The premise is intriguing: Kealan Patrick Burke’s novel Kin begins with a tortured, beaten traumatized survivor, fleeing her tormentors. She is left piecing together her life, and trying to move forward – a luxury her three dead friends do not get. The first chapter is harrowing and nauseating, describing the horrors she fled – reminiscent of the family in Texas Chainsaw Massacre or Deliverance. I actually though a couple times I didn’t want to keep reading. My friend who loaned me the book encouraged me to finish it, and finish it I did in a few days. After the initial start, the story takes a quick left turn giving you a glimpse of the terrible family who lives in the backwoods and loves to torture and kill anyone unfortunate enough to find their way on their property. The best part of this family is one character in particular – to avoid giving anything away I will just refer to her as the Matriarch of the clan. Then the story jumps again to a war vet and brother of one of the dead victims and suddenly the story becomes a tale of revenge. And let me tell you what – you want revenge. The villains are vile and disgusting and terrifying. And that is where the strength of this book lies – Burke is able to write about the antagonists in a way that he gives them a little humanity. It causes the reader to try to see things from their side – to try to understand how a character can do such horrendous things. And you can’t. Despite the little bit of intimacy you gain from seeing the inter workings of the clan – there is still no excuse, no good reason for what they do. So you root and cheer for their demise. The last part of the book is what I would call action – but let me warn you things don’t go as well as you might want them to. This book is a quick read and a fun one at that. I heartily recommend if you are in the mood for a fun horror story with larger then life characters that will keep you up at night.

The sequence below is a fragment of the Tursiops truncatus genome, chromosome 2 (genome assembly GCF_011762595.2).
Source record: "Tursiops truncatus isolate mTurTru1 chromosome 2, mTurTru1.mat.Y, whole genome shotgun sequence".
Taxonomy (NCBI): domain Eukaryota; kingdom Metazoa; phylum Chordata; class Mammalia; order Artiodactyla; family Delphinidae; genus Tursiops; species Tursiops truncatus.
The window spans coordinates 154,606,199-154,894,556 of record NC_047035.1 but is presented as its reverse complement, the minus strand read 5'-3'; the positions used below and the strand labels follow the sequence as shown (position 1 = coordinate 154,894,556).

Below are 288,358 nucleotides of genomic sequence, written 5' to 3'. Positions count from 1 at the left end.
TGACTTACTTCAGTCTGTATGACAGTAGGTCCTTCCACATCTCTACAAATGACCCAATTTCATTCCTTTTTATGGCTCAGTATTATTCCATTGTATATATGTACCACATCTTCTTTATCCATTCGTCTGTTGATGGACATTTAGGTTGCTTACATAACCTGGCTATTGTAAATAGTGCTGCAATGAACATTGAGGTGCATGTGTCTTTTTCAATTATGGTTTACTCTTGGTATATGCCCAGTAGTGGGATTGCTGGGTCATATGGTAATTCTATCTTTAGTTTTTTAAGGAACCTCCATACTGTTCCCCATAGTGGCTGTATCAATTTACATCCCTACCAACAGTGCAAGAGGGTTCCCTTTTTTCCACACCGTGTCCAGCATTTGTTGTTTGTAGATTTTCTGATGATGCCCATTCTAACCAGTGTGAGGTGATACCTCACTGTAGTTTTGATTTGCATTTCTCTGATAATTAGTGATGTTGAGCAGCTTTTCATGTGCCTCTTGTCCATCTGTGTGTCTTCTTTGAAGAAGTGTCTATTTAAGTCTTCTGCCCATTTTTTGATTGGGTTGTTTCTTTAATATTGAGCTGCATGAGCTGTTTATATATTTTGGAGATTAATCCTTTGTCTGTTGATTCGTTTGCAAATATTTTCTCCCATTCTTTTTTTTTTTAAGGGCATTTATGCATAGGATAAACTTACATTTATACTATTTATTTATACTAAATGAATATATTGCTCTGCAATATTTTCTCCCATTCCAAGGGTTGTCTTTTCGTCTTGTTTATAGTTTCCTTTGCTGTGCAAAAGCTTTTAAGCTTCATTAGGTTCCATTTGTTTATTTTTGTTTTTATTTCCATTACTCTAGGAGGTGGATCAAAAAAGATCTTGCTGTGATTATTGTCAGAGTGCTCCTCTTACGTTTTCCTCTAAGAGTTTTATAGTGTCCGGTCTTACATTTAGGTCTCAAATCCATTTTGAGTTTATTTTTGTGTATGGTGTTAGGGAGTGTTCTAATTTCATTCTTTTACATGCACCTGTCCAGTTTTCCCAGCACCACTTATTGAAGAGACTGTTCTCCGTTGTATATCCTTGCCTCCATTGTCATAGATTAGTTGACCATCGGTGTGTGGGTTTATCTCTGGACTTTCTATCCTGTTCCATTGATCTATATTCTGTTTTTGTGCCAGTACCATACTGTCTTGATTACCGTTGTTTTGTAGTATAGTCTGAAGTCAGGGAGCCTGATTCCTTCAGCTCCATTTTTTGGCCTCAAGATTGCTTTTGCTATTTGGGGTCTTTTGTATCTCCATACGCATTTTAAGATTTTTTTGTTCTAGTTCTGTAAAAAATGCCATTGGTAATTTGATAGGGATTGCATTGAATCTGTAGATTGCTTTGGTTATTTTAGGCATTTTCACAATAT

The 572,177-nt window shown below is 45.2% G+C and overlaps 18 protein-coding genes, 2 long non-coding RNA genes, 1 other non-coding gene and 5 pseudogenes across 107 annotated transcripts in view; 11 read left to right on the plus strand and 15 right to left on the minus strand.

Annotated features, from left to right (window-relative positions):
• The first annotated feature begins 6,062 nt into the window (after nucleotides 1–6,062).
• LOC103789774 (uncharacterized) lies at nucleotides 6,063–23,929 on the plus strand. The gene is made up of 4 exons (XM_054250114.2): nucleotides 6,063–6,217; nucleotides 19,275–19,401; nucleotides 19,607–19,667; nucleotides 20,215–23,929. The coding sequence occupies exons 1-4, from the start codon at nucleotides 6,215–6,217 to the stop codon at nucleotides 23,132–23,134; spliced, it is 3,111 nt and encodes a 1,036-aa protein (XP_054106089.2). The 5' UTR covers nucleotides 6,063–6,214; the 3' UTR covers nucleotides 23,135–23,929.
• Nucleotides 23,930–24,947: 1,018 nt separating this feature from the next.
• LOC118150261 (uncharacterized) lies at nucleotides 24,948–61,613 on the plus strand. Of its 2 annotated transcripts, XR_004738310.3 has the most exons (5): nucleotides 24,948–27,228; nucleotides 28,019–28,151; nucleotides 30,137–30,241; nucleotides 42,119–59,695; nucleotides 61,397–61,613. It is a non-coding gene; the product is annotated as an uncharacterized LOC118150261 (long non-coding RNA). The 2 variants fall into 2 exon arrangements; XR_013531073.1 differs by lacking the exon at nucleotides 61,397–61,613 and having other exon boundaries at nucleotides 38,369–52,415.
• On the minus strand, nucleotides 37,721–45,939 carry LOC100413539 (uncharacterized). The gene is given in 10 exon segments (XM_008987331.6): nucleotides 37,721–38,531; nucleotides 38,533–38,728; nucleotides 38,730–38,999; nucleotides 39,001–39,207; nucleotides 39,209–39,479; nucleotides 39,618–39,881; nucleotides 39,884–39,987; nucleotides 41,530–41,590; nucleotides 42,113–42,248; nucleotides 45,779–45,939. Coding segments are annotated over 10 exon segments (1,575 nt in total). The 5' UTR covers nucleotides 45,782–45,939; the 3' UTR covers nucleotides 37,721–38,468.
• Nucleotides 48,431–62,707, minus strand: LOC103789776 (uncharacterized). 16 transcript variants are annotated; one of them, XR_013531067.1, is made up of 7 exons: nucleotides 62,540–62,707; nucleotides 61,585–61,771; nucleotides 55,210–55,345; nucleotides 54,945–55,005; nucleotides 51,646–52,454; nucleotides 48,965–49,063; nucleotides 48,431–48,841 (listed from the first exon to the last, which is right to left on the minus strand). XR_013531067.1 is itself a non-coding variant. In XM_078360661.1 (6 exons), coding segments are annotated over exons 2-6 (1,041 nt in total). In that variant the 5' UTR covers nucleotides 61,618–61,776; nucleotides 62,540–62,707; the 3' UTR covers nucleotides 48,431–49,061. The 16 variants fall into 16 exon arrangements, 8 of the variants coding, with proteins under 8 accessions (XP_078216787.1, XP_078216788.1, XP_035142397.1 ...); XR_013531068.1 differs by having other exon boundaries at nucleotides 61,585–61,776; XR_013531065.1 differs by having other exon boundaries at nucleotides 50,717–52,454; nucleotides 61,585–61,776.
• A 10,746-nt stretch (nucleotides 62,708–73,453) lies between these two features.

Indeed, reality is much more frightening then fiction. Although Green Room is fiction, the villain (played by the legendary Patrick Stewart), the setting and the violence that ensues are quiet, believable and unsettling. Ordinary, even. The quietness is the perfect juxtaposition to the culture and extreme noise of hardcore punk. Anyone who has gone to a crusty punk show in a rusty tin can of a venue is familiar with the gritty, grime covered atmosphere. The Green Room itself is the embodiment of this, a tomb to previous musicians that played in the past, vandalized with stickers and etchings of band names and inside jokes. Truly, it is the perfect setting for something terrible to happen. To up the ante the venue is a neo-nazi skinhead bar. Enter a few starving musicians, who will play anywhere – anywhere – to make a few bucks. This is one of the most original thrillers I have seen, combining a very believable set of circumstances, and unfortunately a very believable cast of characters. The ordinary, every day nature of the main characters just trying to get by are naturally easy to feel empathy for. After all, we all remember when we were young and desperately needed to make a few bucks to pay rent. It is was easy for me to imagine myself in the same terrible circumstances. Director Jeremy Saulnier creates an atmosphere of quiet dread. The cast and acting are amazing, from Anton Yelchin, Alia shawkat and an unrecognizable Imogen Poots sporting a Chelsea Cut. And of course the amazing Patrick Stewart. The cinematography is completely on point – dark and dingy with a greenish tint. This is a film that is best watched knowing little about it, and instead just be immersed. I heartily recommend.